I wish I'd had this little volume in my pocket when I visited the oak-coffins and splayed burials of the bog men at the Copenhagen museum. I was fascinated by their textiles, by the matted twists of clay-red hair, cut off as a sacrifice to the bogs. I would have loved to read the first poems in this book over their leathery serene faces and treasured weapons. Heaney lovingly addresses the bog bodies.
Later, he speaks to more modern Irish problems with reticence and anxiety-- a deeply personal an
Aug 18, 2012 rated it it was amazing

North is a very excellent collection of poems about Ireland by Heaney. His view of the country are anything but one-dimensional. Heaney's images of Ireland include the unnervingly modern violent holy battles, the incredible womb of its natural territories as well as its mystical roots in Celtic magic.

There are also many undertones of both Greek and Norse Mythology. Heaney even manages to achieve somewhat of a discernible narrative for his readers.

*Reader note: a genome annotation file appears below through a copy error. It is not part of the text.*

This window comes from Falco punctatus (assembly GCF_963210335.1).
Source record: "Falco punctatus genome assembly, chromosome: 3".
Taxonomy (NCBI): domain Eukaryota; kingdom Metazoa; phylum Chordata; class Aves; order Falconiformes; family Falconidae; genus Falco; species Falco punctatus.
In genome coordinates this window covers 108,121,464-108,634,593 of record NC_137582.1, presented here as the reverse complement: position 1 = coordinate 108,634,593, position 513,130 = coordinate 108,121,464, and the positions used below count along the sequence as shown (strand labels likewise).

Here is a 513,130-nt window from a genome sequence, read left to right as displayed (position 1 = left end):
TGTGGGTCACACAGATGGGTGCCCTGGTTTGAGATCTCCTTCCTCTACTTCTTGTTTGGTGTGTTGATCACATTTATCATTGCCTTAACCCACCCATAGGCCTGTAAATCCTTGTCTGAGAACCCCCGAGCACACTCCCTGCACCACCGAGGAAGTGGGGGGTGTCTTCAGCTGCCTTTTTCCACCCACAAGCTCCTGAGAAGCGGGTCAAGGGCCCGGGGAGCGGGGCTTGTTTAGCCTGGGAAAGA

This book is a must read for anyone who enjoyed E
Sep 03, 2013 rated it really liked it
Stark, gripping, eloquent, touching. Heaney first refracts the saga of Ireland's violence and struggle for freedom through images of neolithic excavations, then turns overtly political in the second section. But the historical and political fades away to the personal with the lovely, concluding "Exposure" in which Heaney questions the role and relevance of the poet in society, as well as whether being a poet does himself any good. He describes missing the sight of a comet while sequestered in hi ...more
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Seamus Justin Heaney was an Irish poet, writer and lecturer from County Derry, Ireland. He was awarded the Nobel Prize in Literature in 1995, "for works of lyrical beauty and ethical depth, which exalt everyday miracles and the living past."

Heaney on Wikipedia.

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“Rain comes down through the alders,
Its low conductive voices
Mutter about let-downs and erosions
And yet each drop recalls

The diamond absolutes.”
“Is there life before death? That’s chalked up

In Ballymurphy. Competence with pain,

Coherent miseries, a bite and a sup,

We hug our little destiny again.”